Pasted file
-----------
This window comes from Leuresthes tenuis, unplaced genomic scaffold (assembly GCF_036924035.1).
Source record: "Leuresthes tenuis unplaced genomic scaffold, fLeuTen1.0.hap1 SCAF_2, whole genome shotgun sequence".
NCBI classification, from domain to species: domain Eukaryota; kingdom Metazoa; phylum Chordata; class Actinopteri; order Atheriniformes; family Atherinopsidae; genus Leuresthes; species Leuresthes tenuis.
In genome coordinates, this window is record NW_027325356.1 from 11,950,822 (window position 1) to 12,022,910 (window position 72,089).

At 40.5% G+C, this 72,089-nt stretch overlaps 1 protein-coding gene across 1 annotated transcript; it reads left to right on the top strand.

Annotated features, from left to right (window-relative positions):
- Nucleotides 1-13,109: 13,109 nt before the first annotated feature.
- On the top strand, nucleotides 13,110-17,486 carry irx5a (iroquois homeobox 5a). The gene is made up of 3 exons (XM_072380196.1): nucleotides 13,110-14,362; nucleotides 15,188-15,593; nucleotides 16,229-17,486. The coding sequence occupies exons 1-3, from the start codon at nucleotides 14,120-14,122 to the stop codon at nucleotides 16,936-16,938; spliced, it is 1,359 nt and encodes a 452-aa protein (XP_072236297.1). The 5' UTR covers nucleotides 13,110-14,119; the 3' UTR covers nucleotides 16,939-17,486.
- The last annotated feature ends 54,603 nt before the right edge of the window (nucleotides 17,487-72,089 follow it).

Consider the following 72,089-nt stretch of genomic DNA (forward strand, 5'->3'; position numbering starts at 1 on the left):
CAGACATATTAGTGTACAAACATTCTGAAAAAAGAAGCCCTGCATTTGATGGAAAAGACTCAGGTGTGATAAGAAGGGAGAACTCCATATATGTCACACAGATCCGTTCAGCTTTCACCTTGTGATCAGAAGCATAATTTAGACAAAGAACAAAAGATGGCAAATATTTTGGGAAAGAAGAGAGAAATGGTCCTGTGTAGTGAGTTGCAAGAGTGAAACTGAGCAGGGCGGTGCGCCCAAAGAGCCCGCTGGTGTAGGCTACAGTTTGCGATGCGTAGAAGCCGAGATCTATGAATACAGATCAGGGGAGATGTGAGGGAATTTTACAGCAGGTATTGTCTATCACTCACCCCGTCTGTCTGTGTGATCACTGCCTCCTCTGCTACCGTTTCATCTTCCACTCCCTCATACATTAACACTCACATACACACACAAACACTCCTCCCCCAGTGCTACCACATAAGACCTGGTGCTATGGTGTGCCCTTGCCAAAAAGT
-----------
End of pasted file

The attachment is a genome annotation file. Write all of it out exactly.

This window comes from Leuresthes tenuis, unplaced genomic scaffold (assembly GCF_036924035.1).
Source record: "Leuresthes tenuis unplaced genomic scaffold, fLeuTen1.0.hap1 SCAF_2, whole genome shotgun sequence".
NCBI classification, from domain to species: domain Eukaryota; kingdom Metazoa; phylum Chordata; class Actinopteri; order Atheriniformes; family Atherinopsidae; genus Leuresthes; species Leuresthes tenuis.
In genome coordinates, this window is record NW_027325356.1 from 11,950,822 (window position 1) to 12,022,910 (window position 72,089).

At 40.5% G+C, this 72,089-nt stretch overlaps 1 protein-coding gene across 1 annotated transcript; it reads left to right on the top strand.

Annotated features, from left to right (window-relative positions):
- Nucleotides 1-13,109: 13,109 nt before the first annotated feature.
- On the top strand, nucleotides 13,110-17,486 carry irx5a (iroquois homeobox 5a). The gene is made up of 3 exons (XM_072380196.1): nucleotides 13,110-14,362; nucleotides 15,188-15,593; nucleotides 16,229-17,486. The coding sequence occupies exons 1-3, from the start codon at nucleotides 14,120-14,122 to the stop codon at nucleotides 16,936-16,938; spliced, it is 1,359 nt and encodes a 452-aa protein (XP_072236297.1). The 5' UTR covers nucleotides 13,110-14,119; the 3' UTR covers nucleotides 16,939-17,486.
- The last annotated feature ends 54,603 nt before the right edge of the window (nucleotides 17,487-72,089 follow it).

Consider the following 72,089-nt stretch of genomic DNA (forward strand, 5'->3'; position numbering starts at 1 on the left):
CAGACATATTAGTGTACAAACATTCTGAAAAAAGAAGCCCTGCATTTGATGGAAAAGACTCAGGTGTGATAAGAAGGGAGAACTCCATATATGTCACACAGATCCGTTCAGCTTTCACCTTGTGATCAGAAGCATAATTTAGACAAAGAACAAAAGATGGCAAATATTTTGGGAAAGAAGAGAGAAATGGTCCTGTGTAGTGAGTTGCAAGAGTGAAACTGAGCAGGGCGGTGCGCCCAAAGAGCCCGCTGGTGTAGGCTACAGTTTGCGATGCGTAGAAGCCGAGATCTATGAATACAGATCAGGGGAGATGTGAGGGAATTTTACAGCAGGTATTGTCTATCACTCACCCCGTCTGTCTGTGTGATCACTGCCTCCTCTGCTACCGTTTCATCTTCCACTCCCTCATACATTAACACTCACATACACACACAAACACTCCTCCCCCAGTGCTACCACATAAGACCTGGTGCTATGGTGTGCCCTTGCCAAAAAGT